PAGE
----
Beyond the Trappings of Traditional War Fiction: a review of Zoe Saadia’s Beyond the Great River

Beyond the Great River is a historical novel that takes place in the Great Lakes region during pre-Columbian times. I have spent little time in this part of the world and know little about the history of this region but I still found it quite easy to enjoy this novel. Military conflict, as is often the case in historical fiction, plays a large role in the story but, unlike many other war novels, Beyond the Great River does not build toward a pitched battle. In some respects, it may not even be appropriate to think of Beyond the Great River as a war novel. After all, the invading force in the book constitute barely 20 warriors and the village being invaded is not especially large. Moreover, there is little examination of battle tactics and no great general who we are supposed to root for in the story. Whether it is to be considered a war novel or an examination of a long-ago skirmish, Beyond the Great River has quite a bit to say about military conflict and human nature.

War has long been thought of as a young man’s calling and most historical novels are told exclusively from this perspective. However, Beyond the Great River chooses a different tack and we see the conflict mainly through the eyes of Kentika, a young girl who happened to spot the invading force as she was out exploring the forest. Desperate to save her home, Kentika rushes back to her village to inform her elders of what she saw. As it turns out, this ends up being a costly mistake. Not only do her elders initially dismiss her account, but she ends up leading the invaders back to her village because they are able to follow her fresh tracks. It’s a great example of how good intentions don’t always lead to good results and how defeat can often be brought about by very wise decisions.

Some readers will certainly find this counter-intuitive. We are used to thinking about defeat as a culmination of bad choices, whether it’s Hitler’s decision to invade Russia or Napoleon’s decision to invade Spain. What makes Beyond the Great River such an interesting read to me is that it ponders the alternative: how battle often punishes the people who make smart decisions.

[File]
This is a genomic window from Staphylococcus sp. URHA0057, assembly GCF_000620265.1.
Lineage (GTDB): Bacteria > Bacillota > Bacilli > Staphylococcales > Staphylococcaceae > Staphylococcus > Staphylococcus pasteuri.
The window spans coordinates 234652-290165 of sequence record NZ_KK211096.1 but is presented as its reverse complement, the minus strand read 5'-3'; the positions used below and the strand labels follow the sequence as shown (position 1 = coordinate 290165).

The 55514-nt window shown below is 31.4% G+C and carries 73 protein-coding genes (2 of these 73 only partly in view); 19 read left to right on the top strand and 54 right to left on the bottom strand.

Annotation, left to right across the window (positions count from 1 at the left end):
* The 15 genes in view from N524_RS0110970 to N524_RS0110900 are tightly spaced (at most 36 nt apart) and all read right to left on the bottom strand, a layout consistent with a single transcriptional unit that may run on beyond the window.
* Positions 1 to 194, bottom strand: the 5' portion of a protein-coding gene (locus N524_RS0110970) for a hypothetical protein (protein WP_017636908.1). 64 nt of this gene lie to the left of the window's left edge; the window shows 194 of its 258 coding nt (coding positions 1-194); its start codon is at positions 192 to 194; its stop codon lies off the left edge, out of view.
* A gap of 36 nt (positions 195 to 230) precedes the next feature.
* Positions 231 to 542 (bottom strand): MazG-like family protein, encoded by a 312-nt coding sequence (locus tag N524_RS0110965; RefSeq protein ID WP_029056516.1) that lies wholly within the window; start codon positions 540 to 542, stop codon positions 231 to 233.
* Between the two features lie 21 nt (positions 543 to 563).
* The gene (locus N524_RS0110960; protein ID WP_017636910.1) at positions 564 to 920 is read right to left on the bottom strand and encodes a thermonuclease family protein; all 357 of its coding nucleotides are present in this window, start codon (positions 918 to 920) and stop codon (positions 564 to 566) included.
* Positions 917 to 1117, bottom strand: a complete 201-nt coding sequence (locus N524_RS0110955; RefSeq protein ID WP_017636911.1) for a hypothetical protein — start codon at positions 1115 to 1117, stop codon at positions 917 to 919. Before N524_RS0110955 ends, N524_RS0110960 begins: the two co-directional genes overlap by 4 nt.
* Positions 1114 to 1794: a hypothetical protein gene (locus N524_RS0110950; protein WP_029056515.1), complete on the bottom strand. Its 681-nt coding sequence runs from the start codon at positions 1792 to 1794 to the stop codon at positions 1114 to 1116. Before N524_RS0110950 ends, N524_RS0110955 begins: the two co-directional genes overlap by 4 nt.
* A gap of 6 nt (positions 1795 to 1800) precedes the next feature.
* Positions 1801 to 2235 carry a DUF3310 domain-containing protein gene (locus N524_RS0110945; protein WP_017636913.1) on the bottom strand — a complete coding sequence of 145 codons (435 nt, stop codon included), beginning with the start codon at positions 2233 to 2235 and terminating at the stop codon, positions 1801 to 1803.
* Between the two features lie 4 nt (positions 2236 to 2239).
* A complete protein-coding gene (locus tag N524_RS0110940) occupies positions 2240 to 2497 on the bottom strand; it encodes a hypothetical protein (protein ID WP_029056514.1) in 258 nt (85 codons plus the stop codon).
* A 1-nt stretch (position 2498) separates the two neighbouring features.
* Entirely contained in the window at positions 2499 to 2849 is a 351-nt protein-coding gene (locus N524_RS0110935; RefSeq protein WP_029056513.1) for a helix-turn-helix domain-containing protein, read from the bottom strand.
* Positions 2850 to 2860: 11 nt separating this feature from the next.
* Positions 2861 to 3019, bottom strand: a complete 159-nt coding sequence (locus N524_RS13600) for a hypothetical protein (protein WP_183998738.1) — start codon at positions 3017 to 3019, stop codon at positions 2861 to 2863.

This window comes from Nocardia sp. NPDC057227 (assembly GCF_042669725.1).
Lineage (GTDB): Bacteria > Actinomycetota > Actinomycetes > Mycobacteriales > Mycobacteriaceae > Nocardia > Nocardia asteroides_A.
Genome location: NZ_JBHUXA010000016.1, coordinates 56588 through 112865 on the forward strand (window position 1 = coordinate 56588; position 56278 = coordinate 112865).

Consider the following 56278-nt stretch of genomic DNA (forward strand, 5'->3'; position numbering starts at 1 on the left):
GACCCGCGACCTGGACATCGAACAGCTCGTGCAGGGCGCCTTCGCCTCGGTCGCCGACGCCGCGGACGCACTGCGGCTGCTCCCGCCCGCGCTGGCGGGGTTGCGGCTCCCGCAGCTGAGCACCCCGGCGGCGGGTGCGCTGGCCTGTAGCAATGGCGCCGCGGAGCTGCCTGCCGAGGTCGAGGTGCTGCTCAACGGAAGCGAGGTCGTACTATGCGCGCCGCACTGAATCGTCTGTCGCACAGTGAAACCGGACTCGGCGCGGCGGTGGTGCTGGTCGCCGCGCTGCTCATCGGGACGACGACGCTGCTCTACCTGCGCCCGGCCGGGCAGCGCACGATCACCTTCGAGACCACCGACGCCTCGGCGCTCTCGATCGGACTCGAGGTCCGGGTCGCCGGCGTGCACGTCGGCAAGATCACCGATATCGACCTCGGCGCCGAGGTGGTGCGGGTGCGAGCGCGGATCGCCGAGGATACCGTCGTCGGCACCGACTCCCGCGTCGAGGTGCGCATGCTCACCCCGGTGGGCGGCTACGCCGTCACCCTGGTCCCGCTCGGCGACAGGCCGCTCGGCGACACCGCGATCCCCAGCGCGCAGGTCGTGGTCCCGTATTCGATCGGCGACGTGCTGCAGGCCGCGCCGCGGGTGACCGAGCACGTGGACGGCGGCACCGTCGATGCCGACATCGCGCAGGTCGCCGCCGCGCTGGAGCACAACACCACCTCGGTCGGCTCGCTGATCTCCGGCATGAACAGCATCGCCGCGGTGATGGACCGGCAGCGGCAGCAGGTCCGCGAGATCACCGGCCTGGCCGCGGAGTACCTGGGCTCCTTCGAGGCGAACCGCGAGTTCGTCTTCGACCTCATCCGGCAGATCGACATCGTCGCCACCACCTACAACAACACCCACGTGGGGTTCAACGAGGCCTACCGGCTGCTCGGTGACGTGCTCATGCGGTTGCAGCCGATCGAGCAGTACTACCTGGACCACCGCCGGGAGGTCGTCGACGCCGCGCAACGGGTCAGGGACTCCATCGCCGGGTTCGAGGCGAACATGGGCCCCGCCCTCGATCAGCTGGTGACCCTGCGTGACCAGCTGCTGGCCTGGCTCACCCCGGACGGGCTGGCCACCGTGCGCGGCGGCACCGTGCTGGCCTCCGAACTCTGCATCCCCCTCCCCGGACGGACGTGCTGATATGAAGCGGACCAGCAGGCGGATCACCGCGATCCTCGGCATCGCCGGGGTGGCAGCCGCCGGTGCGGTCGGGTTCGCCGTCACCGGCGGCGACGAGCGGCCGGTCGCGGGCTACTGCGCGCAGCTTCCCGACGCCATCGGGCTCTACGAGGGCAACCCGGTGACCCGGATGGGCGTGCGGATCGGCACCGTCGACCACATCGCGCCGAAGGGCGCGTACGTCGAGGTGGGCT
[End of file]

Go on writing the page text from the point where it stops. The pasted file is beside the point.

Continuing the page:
Moreover, the reader is also encourage to wonder about war itself. Might is right has been the norm for most of human history and Saadia’s depiction of the Ontario region during the time of the Great Law of Peace leaves little doubt this mentality was endemic even then. Saadia’s intent is probably not to insinuate that the Great Law of Peace was some sort of farce, a great many scholars think the Great Law of Peace and the Iroquois Confederacy played a large role in the democratization of colonial societies in North America as well as Western Europe, but it should encourage introspection on the part of readers. Semantics often color our approach to history, whether it’s how we think of Alexander the Great or Shingas the Terrible, and I appreciate how Beyond the Great River encourages readers to think of how much different history can be when we incorporate the perspective of marginalized peoples as well as powerful societies.

Kentika’s attempt to inform her village of the danger posed by the foreign warriors is just one example of this. All throughout the story, logical and understandable decisions often backfire horribly and the reader is forced to wonder how much of victory depends not on genius strategy but dumb luck.

All in all, Beyond the Great Rivers is a brisk read and a great start to an interesting trilogy about pre-Columbian North America. I recommend the book to anyone who enjoys stories with a strong female protagonist and to readers interested in learning more about early American history.

This novel is available on Amazon in the Kindle store and in paperback.